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Yesterday marked the first day of teacher in-service. As I listened to the state of Faith Christian Academy and analyzed test score averages, the situation seemed almost surreal. Are we all really doing this again?

Apparently, the answer is yes, because today is Day 2. I’m celebrating with two bowls of cereal on the side of my fried egg, flax seed, banana, and orange juice. The house is quiet, as it usually is when I wake to eat breakfast and spend time with the Lord. A grandfather clock just chimed a quarter hour, and I am reminded that I must soon shed pajamas for something slightly more professional. Just slightly.

My classroom has begun to come together. David hung my beautifully framed cork board, as well as various other items. I’ve covered one bulletin board with pretty fabric. Still so much to do

Peanut butter chocolate chip cookies pile high on a plate I have prepared to bring to school today. File folders sit neatly by my purse. A lunch to-go should soon emerge from the fridge.

But, what else am I bringing to school today?

As I listened to the various emotions floating around the teacher assembly yesterday, I witnessed nervous anticipation, excitement, dread, exhaustion, bitterness, anger…so many times many of us arrive to these required gatherings with attitudes not yet fully submitted to Christ and with hearts burdened by personal and family issues. I don’t blame a single teacher, but still I wonder what am I bringing to the table?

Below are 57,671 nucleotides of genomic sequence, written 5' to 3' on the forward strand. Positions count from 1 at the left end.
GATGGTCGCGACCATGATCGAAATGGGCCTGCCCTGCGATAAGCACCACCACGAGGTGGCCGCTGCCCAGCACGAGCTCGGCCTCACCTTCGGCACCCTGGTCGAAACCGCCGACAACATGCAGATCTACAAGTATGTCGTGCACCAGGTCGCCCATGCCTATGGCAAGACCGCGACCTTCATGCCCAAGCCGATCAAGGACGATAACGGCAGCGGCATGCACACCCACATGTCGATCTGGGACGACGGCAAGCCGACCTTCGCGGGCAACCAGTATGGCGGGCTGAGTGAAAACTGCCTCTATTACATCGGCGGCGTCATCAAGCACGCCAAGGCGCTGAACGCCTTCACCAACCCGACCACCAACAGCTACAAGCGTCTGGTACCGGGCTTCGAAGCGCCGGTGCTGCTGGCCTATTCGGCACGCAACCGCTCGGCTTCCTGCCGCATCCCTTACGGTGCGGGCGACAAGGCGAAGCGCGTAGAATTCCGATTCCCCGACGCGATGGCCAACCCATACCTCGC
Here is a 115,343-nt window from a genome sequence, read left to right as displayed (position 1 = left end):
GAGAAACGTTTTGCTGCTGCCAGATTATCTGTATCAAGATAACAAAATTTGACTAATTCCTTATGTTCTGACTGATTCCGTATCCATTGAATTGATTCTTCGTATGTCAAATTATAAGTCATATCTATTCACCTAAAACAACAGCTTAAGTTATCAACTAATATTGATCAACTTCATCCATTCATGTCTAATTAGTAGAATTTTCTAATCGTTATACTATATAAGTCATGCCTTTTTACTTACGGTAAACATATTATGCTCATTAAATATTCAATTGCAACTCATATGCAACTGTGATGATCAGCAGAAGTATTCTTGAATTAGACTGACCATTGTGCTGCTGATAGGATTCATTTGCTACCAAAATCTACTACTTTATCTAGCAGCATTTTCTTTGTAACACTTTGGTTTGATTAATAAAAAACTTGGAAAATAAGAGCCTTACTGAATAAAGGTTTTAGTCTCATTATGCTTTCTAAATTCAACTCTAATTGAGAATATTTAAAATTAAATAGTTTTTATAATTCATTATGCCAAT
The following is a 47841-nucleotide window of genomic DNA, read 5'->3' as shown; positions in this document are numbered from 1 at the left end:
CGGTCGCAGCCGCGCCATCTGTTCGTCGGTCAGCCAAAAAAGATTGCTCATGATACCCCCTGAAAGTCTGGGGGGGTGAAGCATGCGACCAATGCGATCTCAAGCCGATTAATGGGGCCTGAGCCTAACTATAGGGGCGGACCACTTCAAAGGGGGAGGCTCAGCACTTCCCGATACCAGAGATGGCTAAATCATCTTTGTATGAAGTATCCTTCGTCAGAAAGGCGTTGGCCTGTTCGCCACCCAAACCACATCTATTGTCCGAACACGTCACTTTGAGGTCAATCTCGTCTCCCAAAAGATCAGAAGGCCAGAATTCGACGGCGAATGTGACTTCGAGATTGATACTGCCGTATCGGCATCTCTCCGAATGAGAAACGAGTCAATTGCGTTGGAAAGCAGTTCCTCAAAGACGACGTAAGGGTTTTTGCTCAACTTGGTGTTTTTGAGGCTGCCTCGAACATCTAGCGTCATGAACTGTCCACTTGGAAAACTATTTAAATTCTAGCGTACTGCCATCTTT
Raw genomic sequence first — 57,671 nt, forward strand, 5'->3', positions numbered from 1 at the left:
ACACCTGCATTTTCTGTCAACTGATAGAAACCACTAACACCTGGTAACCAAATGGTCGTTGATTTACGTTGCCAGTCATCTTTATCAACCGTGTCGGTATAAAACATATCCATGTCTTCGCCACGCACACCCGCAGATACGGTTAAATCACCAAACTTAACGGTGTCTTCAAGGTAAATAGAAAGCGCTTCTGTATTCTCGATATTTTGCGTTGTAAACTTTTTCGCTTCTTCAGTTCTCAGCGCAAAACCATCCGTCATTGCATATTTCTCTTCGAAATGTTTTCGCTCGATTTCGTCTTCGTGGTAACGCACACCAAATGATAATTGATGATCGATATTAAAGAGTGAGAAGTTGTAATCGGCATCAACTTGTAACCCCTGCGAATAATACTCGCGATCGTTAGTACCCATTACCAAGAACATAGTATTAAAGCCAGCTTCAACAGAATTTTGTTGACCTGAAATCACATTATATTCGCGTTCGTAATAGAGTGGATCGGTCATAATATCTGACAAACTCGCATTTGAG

Do I come bearing good news? Joy? Are my feet shod with the preparation of the Gospel of Peace? Do I wear the helmet of salvation?

According to Bill Johnson in a Life of Miracles, “We were created for intimacy. From that intimacy comes our commission to rule. Keep in mind that He [Christ] views ruling differently that most of us. We rule through service. Many have made the mistake of thinking that Christians are to be the heads of all corporations, governments, and departments. As good as that may sound, it’s actually a fruit of the true goal. Christ-likeness – excellence with humility is the real goal.”

Excellence with humility . . . a worthy goal, a lofty standard. Yet, with that motto children are loved. Parents are supported. Fellow teachers are encouraged. My soul  makes it boast in the Lord, and all is well.

I am not my own. I am bought with a price. This year, that price paid for me to influence another group of His children. Two bowls of cereal aside, I am going to walk forward into Day 2, fully assured that He who began a good work in me will be faithful to complete it.

To read more about teacher heart preparation, click on What Could Have Been the  Makings of a Miracle.

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